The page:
There is a commercial on TV right now for the Cooking Channel. In it, the woman speaks about our food sources and says one of the smartest lines I have heard from a commercial in a long time. She essentially says that by eating food shipped in from places we don’t know about or haven’t heard of, we are outsourcing a huge part of our lives. This started a train of thought in my brain. We are outsourcing our lives. Every time I passively read Facebook, watch a TV show or follow links to the next huge thing, I am allowing someone else to make the decision about who I am, what I believe and what I see. You see, the reality around us is constantly in the act of being created. I don’t truly think “my thoughts made my cat do that bad behavior”, that’s not the process of creation I speak of. But our reality is a product of our thought process’. Every time we make a decision, every time we go right instead of left, every time we chose to buy product X off the shelf that’s full of a hundred products, we create our reality. And if we are not actively pursuing that which nourishes us and allows us to grow, we are outsourcing our reality to someone in who-knows-where.

Nourishment is a big part of my life. I actively struggle with a destructive eating disorder and the choice to allow myself to be nourished is truly a daily choice. Sometimes I can say yes to my own growth and development, sometimes it seems an impossible mountain that I am just too tired to climb.

Allowing ourselves to find nourishment in our spiritual lives is also an active, ongoing process. When we make a choice to reach for our faith instead of the TV remote, we are creating a reality that allows us to grow. Too often, lounging on the couch or in front of the computer is the easy option. Too often, we find ourselves in a position to say “Well I would love to do that but this other thing is filling up my time and energy”. We forget that we are not passive little statues, that we make a choice to allow that job, that TV show, that other thing to fill up our time. Yes, its hard to find the time to cook or exercise or meditate. But the question you should ask yourself is this: what else is taking up my time so that I don’t have the time to nourish myself with this thing I am making excuses for? Who am I outsourcing my life to? Who would I become if I made a conscious effort to choice my life?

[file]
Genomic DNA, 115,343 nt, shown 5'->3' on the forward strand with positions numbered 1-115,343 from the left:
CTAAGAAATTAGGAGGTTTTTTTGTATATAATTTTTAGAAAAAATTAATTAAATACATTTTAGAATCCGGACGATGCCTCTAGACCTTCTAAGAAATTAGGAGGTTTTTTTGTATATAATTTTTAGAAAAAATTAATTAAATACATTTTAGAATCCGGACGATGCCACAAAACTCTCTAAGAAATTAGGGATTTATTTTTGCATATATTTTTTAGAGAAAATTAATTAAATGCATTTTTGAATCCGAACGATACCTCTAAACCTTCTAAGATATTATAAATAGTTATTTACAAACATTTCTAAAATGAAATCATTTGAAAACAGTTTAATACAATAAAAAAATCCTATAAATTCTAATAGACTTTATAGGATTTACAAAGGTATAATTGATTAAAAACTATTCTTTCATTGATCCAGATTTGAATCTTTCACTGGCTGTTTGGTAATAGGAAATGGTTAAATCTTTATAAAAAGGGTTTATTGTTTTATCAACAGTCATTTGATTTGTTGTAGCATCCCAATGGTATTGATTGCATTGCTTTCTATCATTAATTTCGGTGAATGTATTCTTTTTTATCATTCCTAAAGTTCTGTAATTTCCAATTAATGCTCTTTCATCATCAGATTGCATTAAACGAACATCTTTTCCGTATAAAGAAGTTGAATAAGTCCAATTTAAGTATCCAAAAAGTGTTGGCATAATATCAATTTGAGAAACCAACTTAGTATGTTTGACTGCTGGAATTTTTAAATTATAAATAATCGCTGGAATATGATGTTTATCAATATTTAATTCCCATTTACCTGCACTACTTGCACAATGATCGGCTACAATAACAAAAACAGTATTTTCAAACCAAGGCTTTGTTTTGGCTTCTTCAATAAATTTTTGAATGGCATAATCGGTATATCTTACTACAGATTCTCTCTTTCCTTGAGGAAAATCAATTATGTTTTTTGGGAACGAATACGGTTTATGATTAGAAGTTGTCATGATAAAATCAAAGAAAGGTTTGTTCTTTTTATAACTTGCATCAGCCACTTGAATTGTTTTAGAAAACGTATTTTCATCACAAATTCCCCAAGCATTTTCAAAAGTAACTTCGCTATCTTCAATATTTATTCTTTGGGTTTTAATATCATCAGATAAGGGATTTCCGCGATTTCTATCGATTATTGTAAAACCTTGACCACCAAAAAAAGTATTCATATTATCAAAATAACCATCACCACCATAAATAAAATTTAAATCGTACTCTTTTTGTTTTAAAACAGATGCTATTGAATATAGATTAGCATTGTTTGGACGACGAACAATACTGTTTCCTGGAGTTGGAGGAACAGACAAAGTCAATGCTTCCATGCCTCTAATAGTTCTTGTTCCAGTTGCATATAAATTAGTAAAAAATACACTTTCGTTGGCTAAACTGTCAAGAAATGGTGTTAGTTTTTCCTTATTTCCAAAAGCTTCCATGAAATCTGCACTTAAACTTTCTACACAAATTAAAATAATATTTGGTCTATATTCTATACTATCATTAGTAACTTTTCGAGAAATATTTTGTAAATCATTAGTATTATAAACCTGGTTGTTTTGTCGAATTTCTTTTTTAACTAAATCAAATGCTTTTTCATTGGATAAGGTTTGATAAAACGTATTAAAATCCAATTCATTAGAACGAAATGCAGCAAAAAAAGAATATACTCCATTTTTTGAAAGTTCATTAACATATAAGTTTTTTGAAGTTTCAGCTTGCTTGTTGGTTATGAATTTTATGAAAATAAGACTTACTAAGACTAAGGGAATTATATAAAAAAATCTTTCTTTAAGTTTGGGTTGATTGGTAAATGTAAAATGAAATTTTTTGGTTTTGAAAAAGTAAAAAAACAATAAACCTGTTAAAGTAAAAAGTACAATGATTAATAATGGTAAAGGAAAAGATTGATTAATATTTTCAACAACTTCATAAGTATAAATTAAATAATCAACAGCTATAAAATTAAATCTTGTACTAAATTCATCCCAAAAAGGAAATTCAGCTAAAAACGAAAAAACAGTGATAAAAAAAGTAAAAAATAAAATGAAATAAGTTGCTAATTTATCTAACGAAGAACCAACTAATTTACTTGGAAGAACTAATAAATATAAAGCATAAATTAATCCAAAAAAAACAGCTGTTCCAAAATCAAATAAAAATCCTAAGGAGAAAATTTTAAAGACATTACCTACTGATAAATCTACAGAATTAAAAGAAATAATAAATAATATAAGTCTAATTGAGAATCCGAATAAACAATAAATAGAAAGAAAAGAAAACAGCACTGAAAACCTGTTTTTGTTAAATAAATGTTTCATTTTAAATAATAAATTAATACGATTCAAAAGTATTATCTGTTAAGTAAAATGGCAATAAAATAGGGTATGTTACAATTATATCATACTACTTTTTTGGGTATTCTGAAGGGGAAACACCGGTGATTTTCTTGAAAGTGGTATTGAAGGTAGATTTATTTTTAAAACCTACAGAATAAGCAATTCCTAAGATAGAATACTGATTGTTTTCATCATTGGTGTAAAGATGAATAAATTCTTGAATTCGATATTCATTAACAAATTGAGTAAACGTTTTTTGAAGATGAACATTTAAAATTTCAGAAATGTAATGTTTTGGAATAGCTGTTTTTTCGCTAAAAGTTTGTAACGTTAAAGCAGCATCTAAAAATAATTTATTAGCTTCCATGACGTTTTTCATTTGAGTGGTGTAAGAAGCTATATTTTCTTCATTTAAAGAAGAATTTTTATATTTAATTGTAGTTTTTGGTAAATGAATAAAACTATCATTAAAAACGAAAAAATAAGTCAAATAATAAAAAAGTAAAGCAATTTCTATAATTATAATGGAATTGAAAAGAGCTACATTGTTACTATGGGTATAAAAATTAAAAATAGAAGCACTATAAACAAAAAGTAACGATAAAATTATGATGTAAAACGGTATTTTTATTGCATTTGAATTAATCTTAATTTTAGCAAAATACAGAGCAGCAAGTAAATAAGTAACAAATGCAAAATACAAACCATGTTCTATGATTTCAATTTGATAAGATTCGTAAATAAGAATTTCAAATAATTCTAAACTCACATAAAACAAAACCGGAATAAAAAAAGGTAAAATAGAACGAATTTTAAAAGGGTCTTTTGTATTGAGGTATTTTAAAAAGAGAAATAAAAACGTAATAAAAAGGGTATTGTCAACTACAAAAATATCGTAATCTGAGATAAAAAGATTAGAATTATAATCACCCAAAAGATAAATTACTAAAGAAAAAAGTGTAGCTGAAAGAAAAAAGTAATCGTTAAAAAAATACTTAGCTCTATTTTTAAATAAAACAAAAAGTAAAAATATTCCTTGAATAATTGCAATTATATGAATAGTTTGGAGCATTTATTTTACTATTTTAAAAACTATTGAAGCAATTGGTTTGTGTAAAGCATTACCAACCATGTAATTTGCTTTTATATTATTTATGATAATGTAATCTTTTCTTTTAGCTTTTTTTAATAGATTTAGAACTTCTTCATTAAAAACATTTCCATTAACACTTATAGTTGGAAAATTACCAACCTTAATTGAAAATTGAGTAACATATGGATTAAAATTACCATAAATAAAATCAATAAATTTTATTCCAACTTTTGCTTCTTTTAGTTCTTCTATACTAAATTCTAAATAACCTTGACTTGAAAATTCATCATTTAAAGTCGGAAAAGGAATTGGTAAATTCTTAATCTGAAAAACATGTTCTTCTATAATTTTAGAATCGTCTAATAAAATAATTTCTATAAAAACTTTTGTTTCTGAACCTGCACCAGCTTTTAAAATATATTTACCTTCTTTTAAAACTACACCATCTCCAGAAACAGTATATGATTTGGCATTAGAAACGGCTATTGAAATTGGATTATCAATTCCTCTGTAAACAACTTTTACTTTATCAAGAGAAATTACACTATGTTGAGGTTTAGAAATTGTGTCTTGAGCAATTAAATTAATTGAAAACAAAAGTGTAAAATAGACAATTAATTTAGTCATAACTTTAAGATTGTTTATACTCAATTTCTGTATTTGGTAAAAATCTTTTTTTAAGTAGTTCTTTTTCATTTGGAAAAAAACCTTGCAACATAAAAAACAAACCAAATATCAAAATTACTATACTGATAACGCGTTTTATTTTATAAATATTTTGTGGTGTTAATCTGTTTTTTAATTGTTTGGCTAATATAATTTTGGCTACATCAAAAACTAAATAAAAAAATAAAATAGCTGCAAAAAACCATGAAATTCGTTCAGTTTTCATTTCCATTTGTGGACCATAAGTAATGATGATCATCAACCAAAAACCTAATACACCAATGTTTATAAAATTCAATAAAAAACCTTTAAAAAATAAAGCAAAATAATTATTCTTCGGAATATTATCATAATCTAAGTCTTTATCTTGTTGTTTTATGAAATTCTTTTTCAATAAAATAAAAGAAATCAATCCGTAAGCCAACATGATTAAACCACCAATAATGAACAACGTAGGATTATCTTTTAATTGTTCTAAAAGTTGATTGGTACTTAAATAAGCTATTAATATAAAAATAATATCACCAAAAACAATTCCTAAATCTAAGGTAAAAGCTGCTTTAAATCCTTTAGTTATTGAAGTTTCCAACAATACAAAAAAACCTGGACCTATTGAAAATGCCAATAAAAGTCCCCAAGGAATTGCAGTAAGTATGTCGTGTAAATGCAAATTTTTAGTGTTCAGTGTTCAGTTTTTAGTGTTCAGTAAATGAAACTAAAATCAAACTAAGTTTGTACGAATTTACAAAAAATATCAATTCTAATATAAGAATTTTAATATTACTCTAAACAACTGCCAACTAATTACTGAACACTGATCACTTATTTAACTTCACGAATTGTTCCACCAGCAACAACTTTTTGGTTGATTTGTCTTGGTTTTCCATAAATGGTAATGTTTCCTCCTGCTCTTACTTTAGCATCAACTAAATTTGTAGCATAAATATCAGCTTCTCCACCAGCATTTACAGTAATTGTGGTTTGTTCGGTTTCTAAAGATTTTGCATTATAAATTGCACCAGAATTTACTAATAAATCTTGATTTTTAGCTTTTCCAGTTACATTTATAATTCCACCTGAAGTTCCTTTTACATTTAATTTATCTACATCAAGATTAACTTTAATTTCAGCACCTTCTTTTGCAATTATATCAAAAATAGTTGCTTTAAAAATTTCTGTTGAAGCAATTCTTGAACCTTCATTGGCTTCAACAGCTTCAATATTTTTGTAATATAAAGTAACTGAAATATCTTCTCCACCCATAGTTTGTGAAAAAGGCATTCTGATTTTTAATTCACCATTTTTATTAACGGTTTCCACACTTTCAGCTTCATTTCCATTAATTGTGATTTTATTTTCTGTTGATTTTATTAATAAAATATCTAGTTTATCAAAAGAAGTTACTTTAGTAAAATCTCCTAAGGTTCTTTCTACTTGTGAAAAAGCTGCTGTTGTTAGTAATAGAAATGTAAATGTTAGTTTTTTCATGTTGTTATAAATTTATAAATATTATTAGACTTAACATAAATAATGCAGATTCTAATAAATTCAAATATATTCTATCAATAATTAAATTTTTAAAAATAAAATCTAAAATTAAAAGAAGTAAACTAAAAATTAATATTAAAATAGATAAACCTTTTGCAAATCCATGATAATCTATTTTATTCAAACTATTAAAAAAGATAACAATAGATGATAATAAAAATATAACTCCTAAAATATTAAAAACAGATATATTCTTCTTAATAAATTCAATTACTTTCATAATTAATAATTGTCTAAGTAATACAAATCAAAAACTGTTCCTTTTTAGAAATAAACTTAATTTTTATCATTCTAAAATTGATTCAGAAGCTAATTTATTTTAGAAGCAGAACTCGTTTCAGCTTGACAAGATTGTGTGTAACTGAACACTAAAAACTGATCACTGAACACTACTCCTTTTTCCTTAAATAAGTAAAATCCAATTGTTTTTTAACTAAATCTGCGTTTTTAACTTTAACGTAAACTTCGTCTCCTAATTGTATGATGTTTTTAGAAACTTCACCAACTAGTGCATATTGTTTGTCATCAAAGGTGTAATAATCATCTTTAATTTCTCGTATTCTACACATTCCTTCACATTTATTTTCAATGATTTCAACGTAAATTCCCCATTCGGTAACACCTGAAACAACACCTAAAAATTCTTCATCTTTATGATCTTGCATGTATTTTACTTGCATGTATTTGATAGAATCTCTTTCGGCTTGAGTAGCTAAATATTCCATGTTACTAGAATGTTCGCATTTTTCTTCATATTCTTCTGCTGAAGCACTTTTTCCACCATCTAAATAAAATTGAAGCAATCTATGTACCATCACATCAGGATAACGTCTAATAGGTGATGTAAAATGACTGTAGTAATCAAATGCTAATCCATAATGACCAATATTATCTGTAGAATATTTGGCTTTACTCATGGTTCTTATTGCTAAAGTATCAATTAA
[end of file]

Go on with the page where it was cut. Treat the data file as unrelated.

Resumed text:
Even now I am aware that my presenting these questions to you is a form of outsourcing. I don’t want to make anyone feel bad or like they have to make a choice they think I would approve of. The important part of this equation is having the awareness to be active participants in our lives.

I read an article yesterday where the author had this to say about her religion: “One thing I like about Christianity is that it tells me what to care about…”

All I can say is this: one thing I like about being pagan is it doesn’t tell me what to think, feel, believe or how to live my life. It leaves the question of nourishment entirely up to me.

Remedies to beat this nasty winter cold going around

Honey and Cinnamon Cold Remedy:

  • 1 teaspoon honey
  • 1/4 teaspoon cinnamon

Mix. Take this amount every few hours as soon as you feel a cold or other illness coming on.

(http://www.healthhomehappy.com/2010/09/honey-and-cinnamon-a-simple-cold-home-remedy-that-kids-love.html)

 

Immune Boosting Herbs in Finger Gelatin

Ingredients:

4 envelopes unflavored gelatin

1 cup cold fruit juice

3 cups fruit juice, heated with herbs or 2 cups hot fruit juice plus one cup tea

2 tablespoons honey, optional

Possible fruit/herb combinations include:

Apple/Cinnamon/Ginger – 1 cup cold apple cider, 3 cups hot apple cider simmered with 2 cinnamon sticks and 1/2 teaspoon dried ginger root or 1 teaspoon fresh ginger

Apple-Carrot/Echinacea – 1 cup cold apple cider, 2 cups carrot juice, 1 cup echinacea tea

Apple-Carrot/Ginger – 1 cup cold apple cider, 2 cups carrot juice plus 1 cup apple cider, simmered with 1/2 teaspoon dried ginger root or 1 teaspoon fresh ginger

Apple/Mint – 1 cup cold apple cider, 2 cups hot apple cider, 1 cup peppermint tea

Pomegranate/Lemon Balm – 1 cup cold pomegranate juice, 2 cups hot pomegranate juice, 1 cup lemon balm tea

Orange/Ginger – 1 cup cold orange (or carrot) juice, 3 cups hot orange juice simmered with 1/2 teaspoon dried ginger root or 1 teaspoon fresh ginger

Directions:

Prepare hot ingredients – If using juice with herbs, place juice and herbs in medium saucepot and simmer for 10 minutes.  If using tea, brew tea and let steep for 10 minutes, covered, then mix with juice in saucepot and heat to boiling.